But while Stockman took his medicine for a handful of metaphors and remarks in the long magazine article, he said the rest of the article reflected views he had made in private government meetings and in public statements over the past nine months.

It was well known that Stockman wanted to cut defense spending, reduce the cost of Social Security and other entitlement programs and avoid adding special tax breaks to the general rate cuts and accelerated depreciation for businesses that were the initial Reagan tax cut proposals.

Stockman said the magazine article resulted from "an honest, but rather large misunderstanding." He described the author, Washington Post assistant managing editor William Greider, as "an old friend of mine who has been a longtime intellectual adversary."

The 35-year-old budget director agreed to a regular series of Saturday breakfast meetings with Greider, during which he discussed the effort to form and pass the Reagan economic program.

Stockman said he understood the conversations to be off-the-record, meaning that anything Greider wrote would not include verbatim quotations.

"It is not an act of bad faith on his side or on mine," Stockman said. He said he made no objection when Greider told him he was writing an article for The Atlantic, because he expected that the article would not contain direct quotations, but he acknowledged that all the quotations are accurate.

Reagan did not read exerpts from the article until Wednesday night, according to White House sources. Even then, he took a low-key approach during the early morning.

When Republican congressional leaders held a budget session with top White House officials, the president opened the meeting by giving Stockman the floor and the budget director was applauded after briefly expressing embarrassment and chagrin.

But in mid-morning the president apparently became alarmed at the possible consequences of Stockman's words. He canceled a lunch date with Vice President Bush and summoned Stockman to the woodshed.

Senate Majority Leader Howard H. Baker (R-Tenn.) and House Minority Leader Robert H. Michel (R-Ill.) told reporters yesterday morning that Stockman would survive the damage and should stay on the job.

Baker acknowledged, however, that Stockman had caused serious political problems for Republicans. Asked what Democrats will do in the 1982 campaign with the Stockman quotes, Baker said: "Have a field day."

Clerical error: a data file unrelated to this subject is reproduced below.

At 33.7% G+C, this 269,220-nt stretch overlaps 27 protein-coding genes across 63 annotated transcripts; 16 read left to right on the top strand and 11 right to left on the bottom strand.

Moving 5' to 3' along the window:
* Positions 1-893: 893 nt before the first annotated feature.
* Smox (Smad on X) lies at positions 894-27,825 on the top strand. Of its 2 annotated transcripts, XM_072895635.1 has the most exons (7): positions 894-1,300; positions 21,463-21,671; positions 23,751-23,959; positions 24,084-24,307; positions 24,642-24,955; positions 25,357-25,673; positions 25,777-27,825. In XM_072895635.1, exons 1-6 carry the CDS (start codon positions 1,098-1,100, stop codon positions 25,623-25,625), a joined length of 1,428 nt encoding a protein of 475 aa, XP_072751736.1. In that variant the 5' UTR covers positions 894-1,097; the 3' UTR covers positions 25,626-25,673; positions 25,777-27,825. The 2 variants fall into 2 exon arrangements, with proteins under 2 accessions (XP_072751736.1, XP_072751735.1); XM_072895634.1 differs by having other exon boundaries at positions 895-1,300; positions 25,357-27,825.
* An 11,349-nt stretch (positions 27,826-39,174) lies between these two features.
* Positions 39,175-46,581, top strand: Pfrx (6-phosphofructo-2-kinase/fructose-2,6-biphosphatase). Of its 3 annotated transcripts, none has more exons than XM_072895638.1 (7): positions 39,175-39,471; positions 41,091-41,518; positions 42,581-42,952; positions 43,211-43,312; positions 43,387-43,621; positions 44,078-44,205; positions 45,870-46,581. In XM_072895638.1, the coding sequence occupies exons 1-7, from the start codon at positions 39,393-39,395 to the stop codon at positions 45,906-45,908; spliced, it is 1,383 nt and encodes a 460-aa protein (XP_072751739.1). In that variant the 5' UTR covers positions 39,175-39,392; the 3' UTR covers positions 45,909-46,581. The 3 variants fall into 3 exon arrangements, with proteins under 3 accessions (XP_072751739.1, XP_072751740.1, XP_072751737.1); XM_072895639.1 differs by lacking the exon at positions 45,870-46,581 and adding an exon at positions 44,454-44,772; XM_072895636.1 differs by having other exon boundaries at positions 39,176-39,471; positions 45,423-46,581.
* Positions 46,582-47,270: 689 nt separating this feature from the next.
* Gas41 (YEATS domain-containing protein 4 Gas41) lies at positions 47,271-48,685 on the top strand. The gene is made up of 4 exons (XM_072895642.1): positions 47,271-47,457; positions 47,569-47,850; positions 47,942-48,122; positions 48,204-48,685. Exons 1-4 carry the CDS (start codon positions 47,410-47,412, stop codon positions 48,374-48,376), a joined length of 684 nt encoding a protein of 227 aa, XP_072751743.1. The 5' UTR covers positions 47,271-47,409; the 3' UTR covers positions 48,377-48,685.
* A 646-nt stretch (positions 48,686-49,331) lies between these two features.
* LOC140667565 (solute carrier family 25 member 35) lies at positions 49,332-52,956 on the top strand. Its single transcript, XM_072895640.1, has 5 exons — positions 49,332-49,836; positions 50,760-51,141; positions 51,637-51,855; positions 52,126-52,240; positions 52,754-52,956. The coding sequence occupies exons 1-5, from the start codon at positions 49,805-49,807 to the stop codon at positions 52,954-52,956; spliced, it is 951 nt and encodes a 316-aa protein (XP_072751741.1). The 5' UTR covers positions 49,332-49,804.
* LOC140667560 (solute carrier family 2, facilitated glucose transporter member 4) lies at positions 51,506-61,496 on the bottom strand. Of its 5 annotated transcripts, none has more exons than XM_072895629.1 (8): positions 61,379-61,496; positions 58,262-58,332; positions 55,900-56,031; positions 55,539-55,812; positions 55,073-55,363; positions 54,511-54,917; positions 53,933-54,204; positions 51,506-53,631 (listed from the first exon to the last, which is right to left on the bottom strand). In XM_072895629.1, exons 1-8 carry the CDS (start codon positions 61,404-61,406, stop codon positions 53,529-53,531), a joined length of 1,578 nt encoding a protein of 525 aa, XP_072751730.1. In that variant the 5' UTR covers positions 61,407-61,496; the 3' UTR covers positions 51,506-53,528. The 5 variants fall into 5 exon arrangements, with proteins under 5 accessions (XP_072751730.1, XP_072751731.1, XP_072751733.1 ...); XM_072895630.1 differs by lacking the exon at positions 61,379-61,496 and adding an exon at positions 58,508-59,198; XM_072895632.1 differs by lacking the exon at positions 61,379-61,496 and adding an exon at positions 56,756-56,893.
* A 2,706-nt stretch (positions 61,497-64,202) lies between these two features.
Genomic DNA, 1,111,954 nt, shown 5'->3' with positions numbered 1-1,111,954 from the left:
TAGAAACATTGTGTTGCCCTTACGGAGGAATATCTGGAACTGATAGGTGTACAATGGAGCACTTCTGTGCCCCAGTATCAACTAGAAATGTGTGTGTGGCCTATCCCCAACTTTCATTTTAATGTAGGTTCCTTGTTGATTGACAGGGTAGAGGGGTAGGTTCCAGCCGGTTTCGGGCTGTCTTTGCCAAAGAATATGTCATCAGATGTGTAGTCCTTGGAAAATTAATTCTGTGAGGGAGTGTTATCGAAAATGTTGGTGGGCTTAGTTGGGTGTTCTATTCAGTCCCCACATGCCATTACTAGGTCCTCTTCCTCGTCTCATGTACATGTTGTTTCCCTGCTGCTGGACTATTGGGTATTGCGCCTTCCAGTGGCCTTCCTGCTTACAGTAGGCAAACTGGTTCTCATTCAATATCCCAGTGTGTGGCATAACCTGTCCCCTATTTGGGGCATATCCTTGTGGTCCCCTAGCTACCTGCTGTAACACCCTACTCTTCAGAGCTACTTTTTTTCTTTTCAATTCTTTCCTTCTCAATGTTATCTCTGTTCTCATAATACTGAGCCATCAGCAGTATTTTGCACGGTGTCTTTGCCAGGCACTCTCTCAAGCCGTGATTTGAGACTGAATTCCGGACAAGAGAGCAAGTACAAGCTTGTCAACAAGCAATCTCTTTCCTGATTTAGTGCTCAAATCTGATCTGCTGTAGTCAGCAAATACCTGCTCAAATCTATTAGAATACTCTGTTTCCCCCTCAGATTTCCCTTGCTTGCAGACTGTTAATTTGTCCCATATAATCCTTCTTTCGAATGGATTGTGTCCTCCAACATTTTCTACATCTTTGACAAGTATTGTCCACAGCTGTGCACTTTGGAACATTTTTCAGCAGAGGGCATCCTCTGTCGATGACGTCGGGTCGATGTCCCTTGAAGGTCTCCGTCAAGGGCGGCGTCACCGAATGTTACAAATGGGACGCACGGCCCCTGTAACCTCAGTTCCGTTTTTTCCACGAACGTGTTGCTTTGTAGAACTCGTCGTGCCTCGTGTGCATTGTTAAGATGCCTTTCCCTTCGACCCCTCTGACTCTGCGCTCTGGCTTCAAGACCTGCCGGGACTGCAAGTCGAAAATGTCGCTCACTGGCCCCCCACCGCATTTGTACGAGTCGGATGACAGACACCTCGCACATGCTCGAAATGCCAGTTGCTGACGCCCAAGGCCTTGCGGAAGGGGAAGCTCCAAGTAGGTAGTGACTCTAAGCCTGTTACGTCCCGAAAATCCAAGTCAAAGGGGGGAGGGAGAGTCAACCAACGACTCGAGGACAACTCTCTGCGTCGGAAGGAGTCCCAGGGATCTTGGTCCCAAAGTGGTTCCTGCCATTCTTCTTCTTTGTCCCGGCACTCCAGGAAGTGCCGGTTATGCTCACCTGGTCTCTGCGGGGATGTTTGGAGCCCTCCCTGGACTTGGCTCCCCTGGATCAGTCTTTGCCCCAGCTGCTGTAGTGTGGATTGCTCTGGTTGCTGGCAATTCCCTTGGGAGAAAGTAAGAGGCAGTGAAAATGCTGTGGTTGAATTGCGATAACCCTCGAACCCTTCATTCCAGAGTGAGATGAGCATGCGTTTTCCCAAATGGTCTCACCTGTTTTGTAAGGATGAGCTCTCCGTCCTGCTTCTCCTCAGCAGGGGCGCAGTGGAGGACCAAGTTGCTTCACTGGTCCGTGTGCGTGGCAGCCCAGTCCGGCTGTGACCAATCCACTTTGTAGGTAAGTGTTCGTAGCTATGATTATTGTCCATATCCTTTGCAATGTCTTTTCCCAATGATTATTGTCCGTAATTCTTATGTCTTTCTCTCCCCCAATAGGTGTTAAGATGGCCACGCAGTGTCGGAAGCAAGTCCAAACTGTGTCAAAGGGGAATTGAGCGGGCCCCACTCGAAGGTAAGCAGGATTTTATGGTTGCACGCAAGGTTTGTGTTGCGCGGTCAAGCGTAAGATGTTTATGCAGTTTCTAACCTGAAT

He added: "As a breed, nobody is more nervous about things like that than politicians. Of course, we're unhappy with the prospect that the Democrats get a free shot. They get a lick at our heads everytime we see a microphone or a camera and we're going to have that fed back to us ad nauseum."

Democratic National Committee Chairman Charles T. Manatt said Reagan should have accepted Stockman's resignation, claiming that Stockman's credibility as an administration spokesman is crippled.

"It is painfully clear that Reagan-omics is just as bad as David Stockman thought it was," Manatt said referring to the article. "Let us hope that the president recognizes the reality of this unhappy situation and drastically changes his economic course before it gets this nation into deep trouble."

Others jumped in: Sen. James J. Exon (D-Neb.) said: "Although his candor is late-blooming, there is nothing immoral about a con man repenting." He said it would help if the White House did the same.

Ex-president Ford said the Reagan program wouldn't be hurt by Stockman's remarks. "Dave's a young person and he just talked too much," Ford said. A number of Republicans rushed to Stockman's defense, including Sen. Robert J. Dole of Kansas, who wryly took note of Stockman's much-praised intellect. "I think just because he's smarter than the rest of the people in Congress doesn't mean that he's a bad guy."